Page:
Archive for the 'Uncategorized' Category

Will It Monitor?

We often get asked “Will Nagios monitor XYZ?” so we built a device to answer just that question. Will it monitor? Let’s find out!

Announcing the Nagios Knowledge Base

The Nagios Support Team has been working hard to compile our new Nagios Support Knowledge Base!

Almost everyone who has used a Nagios product is familiar with our documentation.  We pride ourselves in writing solid docs, which is why we are proud to announce our centralized Nagios Support Knowledge Base!

The new Knowledge Base (KB) will improve users’ ability to find and use Nagios documentation for their environment.  First and foremost, the KB provides a database of documentation that can be searched by topic, text, and tag so multiple related docs can be discovered at the same time.  The goal was to group the search results together to broaden the knowledge presented beyond just the strictly relevant doc and make it easy to find exactly what users needed. By creating the Nagios KB, we now have a central repository for our docs that is laid out in a logical hierarchy of topics and subtopics. This should help group concepts together, improve cohesion between docs, and allow our users to find what they are looking for.

One thing to note: Our old docs are still going to be around, but we will be slowly migrating their content into the KB so over time we will reference the PDF links less and less in favor of the KB articles.

I don’t want to ramble on and on about the new KB, so go check it out for yourself!

Happy Monitoring!

How To Set Up A Nagios XI License Maintenance Status Check

There are a few ways to set up a Nagios XI license maintenance status check. It is also very easy to check the Nagios XI license maintenance status inside Nagios XI. Here’s how…

Once logged in to Nagios XI you can navigate to the Admin menu then click on the License Information link on the left (However, many administrators simply forget to do so!). From the License Information screen you can view the time remaining on your license and/or click the renew now link to begin the renewal process. That’s all there is to it; nice and easy!

Setting Up a license Status Check in Nagios XI

Some Nagios XI users showed interest in setting up a license status check in XI. Having such a check makes perfect sense.  If you were notified that your license is about to expire, you would renew it on time thus avoiding any possible service interruptions. Also, you may be running several Nagios XI instances. You wouldn’t want to log in to each one just to check when each license expires. You could monitor all of the licenses from one central Nagios XI server.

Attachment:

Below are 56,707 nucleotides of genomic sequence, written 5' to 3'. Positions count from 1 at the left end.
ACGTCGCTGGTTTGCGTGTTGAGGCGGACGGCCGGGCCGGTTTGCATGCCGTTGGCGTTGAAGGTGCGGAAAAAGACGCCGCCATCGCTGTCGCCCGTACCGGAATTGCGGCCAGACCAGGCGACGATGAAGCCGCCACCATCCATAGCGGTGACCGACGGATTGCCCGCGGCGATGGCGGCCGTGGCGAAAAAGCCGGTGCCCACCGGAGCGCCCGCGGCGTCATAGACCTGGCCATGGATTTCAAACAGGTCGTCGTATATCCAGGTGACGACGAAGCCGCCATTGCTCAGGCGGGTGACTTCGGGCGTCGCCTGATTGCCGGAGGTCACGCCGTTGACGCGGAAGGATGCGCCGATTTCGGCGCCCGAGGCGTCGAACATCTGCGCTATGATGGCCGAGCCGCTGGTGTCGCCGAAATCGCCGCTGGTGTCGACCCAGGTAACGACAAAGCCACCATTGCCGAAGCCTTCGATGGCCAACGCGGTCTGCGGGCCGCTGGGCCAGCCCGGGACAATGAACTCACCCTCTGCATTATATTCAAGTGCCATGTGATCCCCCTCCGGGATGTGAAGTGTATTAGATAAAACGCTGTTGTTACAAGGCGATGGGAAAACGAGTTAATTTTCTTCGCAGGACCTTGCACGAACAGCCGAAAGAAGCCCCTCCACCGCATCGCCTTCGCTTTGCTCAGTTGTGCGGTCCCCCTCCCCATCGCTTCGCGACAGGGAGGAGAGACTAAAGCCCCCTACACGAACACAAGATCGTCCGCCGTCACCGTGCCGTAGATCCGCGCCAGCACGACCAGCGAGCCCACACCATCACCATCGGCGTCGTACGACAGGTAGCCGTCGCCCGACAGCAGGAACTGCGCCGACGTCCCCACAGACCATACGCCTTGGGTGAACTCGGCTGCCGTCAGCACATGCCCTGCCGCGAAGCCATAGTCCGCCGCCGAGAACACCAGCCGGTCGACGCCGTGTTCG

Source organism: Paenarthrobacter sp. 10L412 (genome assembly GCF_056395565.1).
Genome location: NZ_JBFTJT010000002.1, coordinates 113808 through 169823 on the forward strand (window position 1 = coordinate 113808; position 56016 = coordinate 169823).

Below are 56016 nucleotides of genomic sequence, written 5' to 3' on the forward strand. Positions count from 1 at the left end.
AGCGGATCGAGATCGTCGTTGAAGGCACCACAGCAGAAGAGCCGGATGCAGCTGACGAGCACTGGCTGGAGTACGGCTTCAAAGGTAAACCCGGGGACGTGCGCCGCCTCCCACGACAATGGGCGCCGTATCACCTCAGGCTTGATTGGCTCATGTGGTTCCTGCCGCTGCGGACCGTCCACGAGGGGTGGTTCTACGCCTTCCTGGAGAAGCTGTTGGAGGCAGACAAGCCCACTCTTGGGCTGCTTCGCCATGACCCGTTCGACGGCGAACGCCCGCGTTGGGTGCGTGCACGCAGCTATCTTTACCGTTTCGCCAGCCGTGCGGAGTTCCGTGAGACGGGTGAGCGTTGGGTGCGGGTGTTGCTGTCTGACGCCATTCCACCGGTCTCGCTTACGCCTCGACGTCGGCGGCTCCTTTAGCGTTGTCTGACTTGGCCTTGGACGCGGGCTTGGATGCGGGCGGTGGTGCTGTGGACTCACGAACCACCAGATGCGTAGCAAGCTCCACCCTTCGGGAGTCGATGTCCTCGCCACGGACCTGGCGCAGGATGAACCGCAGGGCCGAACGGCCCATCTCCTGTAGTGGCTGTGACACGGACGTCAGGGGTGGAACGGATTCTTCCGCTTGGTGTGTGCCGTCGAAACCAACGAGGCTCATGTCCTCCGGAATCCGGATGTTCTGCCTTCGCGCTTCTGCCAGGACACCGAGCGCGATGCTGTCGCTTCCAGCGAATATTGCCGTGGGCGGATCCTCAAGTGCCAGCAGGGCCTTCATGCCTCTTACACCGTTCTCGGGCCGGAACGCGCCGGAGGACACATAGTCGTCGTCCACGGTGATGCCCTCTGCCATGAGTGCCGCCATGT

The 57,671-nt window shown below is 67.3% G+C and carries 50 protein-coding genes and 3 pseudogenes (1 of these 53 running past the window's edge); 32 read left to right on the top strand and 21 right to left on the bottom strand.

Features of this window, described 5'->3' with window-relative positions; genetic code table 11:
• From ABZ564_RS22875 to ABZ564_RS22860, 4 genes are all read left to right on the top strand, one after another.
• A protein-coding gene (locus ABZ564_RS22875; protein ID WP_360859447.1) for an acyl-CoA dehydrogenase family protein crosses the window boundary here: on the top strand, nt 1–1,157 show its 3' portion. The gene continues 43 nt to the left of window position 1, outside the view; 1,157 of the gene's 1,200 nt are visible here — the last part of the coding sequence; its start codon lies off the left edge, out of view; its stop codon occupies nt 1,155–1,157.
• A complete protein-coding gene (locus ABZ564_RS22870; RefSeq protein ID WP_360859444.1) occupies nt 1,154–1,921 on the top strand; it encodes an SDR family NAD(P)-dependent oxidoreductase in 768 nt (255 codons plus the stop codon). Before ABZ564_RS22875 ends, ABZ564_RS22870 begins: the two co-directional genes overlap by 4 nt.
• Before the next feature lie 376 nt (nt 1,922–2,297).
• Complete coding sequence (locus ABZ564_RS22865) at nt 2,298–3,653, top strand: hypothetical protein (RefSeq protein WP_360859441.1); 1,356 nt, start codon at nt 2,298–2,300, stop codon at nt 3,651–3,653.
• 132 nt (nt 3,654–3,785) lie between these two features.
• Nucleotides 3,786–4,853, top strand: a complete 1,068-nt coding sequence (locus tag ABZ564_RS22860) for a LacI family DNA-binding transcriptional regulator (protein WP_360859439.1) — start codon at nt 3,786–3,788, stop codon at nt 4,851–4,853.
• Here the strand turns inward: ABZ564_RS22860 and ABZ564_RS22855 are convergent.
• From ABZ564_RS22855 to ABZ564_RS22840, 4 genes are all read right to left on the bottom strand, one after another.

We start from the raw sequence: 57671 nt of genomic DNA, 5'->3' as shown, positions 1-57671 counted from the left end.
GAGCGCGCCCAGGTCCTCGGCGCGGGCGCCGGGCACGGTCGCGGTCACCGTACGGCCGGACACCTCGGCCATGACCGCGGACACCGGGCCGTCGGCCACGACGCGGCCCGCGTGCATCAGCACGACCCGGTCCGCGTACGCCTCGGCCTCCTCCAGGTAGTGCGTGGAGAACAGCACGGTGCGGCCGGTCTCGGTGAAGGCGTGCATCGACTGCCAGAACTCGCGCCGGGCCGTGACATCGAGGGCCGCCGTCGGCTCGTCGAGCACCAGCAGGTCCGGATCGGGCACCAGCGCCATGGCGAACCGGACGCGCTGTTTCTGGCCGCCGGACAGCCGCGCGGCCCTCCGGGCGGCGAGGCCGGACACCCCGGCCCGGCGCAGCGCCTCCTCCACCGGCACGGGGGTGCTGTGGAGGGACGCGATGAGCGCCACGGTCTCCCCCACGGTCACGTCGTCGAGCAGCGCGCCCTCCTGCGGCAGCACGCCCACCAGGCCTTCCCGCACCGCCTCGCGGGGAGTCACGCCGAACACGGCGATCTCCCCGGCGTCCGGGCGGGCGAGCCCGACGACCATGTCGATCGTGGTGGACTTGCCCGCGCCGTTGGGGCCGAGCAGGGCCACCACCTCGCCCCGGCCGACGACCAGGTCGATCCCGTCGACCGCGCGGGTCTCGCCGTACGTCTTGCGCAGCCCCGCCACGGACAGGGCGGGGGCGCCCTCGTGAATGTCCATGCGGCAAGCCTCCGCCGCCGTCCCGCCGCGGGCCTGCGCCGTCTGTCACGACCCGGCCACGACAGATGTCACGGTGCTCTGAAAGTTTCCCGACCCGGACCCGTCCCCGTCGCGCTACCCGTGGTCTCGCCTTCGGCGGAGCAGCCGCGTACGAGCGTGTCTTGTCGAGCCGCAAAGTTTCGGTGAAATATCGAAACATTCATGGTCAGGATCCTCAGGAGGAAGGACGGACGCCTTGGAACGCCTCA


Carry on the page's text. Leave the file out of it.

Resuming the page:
I wrote a small bash script, which can be used to set up a license status check in XI. You can download the plugin from here:

http://assets.nagios.com/downloads/nagiosxi/scripts/check_license.sh

Install it as you would normally install any other plugin in Nagios XI.

Admin -> Manage Plugins -> Browse -> check_license.sh -> Upload Plugin

You can test the plugin from the command line by running:

To view the usage (help) menu, run the plugin with passing a “-h” or “–help” flag.

nagios license status check

After you verify that the plugin works from the command line (see the example in the help menu), you can proceed with setting up a command and a service check under the Core Config Manager in Nagios XI.

check nagios license status

 

nagios check license

Save and Apply Configuration.

From the Nagios XI web interface go to the “Service Detail” menu and click on the newly added service. Schedule a forced immediate check to make sure the check returns the expected output.

service detail screen of license check status in nagios xi

For more information, please review our documentation (“Nagios XI – How To Set Up A Nagios XI License Maintenance Status Check“):

https://assets.nagios.com/downloads/nagiosxi/docs/How-To-Set-Up-A-Nagios-XI-License-Maintenance-Status-Check.pdf